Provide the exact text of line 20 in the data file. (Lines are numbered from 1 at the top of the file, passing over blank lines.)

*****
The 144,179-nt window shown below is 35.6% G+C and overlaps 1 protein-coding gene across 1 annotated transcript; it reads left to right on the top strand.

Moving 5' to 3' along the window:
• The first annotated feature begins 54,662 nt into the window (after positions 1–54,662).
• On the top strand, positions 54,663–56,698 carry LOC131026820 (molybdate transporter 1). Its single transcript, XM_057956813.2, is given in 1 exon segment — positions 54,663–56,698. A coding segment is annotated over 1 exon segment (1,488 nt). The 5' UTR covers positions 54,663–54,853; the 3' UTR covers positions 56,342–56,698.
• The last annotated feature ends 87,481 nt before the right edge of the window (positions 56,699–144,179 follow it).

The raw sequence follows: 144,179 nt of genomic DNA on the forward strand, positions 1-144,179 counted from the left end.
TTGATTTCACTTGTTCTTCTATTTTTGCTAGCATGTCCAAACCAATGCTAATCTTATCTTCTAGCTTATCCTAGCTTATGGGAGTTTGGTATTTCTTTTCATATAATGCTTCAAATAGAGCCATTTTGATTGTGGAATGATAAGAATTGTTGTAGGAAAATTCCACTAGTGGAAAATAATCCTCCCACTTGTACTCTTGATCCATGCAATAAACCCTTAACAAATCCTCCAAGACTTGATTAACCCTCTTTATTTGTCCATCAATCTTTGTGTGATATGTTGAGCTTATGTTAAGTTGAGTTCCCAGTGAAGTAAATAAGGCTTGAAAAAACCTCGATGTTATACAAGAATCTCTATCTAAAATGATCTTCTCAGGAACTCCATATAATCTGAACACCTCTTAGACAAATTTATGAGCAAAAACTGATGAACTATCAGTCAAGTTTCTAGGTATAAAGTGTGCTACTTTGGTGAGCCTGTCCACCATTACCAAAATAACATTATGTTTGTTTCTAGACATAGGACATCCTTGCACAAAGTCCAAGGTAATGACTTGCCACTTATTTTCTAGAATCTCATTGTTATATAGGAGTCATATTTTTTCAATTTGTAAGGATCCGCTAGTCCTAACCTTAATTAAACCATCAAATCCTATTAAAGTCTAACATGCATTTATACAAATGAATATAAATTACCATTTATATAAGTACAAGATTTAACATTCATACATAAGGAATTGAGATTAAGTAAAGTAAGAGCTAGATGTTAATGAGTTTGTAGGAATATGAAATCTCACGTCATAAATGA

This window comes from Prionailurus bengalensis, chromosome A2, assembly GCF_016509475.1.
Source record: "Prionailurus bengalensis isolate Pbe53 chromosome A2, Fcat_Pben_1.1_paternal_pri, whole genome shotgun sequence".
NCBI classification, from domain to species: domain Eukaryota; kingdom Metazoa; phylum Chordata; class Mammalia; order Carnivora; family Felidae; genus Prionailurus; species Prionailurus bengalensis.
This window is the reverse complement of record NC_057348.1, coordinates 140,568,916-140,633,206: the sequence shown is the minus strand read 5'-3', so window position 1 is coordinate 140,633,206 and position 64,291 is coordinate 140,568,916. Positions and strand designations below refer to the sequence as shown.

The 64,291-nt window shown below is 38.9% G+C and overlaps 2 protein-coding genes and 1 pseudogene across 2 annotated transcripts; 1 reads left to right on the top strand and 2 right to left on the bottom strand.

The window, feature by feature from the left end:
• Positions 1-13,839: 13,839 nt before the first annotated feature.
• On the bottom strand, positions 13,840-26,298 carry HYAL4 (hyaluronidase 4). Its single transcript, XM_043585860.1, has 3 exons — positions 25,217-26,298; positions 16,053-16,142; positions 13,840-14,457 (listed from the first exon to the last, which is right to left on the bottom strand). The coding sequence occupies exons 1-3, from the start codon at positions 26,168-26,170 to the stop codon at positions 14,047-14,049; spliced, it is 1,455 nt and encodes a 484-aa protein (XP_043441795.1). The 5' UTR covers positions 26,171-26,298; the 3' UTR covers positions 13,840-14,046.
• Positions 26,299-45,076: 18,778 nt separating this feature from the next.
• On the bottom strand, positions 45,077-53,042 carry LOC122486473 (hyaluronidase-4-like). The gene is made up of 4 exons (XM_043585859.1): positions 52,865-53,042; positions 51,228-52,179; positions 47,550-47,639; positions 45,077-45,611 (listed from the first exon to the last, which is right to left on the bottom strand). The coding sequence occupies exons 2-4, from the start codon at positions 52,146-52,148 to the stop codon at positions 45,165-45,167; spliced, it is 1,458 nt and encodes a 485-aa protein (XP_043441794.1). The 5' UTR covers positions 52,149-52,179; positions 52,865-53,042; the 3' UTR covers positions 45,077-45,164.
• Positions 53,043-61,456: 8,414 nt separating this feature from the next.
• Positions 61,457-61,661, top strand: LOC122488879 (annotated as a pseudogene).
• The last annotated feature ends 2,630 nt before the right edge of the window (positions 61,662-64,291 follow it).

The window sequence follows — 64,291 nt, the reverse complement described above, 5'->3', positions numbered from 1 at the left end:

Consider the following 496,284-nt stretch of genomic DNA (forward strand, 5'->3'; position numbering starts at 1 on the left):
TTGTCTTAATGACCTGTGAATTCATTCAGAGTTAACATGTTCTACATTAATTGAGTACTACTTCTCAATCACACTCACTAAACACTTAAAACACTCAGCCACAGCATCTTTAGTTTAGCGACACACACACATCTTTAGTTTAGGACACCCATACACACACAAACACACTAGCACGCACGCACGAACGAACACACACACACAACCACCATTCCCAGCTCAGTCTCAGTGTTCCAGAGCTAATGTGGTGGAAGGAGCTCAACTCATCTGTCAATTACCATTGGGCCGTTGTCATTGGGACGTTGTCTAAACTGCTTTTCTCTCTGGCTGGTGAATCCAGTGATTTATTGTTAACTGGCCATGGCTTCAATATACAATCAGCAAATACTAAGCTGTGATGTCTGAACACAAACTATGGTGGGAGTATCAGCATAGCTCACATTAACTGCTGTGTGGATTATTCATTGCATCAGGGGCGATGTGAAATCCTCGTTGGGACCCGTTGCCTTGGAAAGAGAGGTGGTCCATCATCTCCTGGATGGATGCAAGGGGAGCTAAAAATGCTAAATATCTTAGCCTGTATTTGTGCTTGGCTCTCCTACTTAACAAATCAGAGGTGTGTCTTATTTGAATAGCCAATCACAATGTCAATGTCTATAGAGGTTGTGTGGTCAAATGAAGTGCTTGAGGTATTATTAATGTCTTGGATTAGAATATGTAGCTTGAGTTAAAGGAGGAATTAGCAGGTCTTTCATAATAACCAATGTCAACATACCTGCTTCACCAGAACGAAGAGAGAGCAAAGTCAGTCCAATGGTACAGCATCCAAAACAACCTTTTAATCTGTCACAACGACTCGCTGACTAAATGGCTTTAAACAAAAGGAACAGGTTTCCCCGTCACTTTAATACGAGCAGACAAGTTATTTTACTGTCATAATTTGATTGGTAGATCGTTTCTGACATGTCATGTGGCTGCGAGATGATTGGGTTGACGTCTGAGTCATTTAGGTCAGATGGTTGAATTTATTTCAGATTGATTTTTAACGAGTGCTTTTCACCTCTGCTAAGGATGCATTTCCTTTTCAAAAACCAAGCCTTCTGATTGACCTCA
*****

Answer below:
• The last annotated feature ends 2,630 nt before the right edge of the window (positions 61,662-64,291 follow it).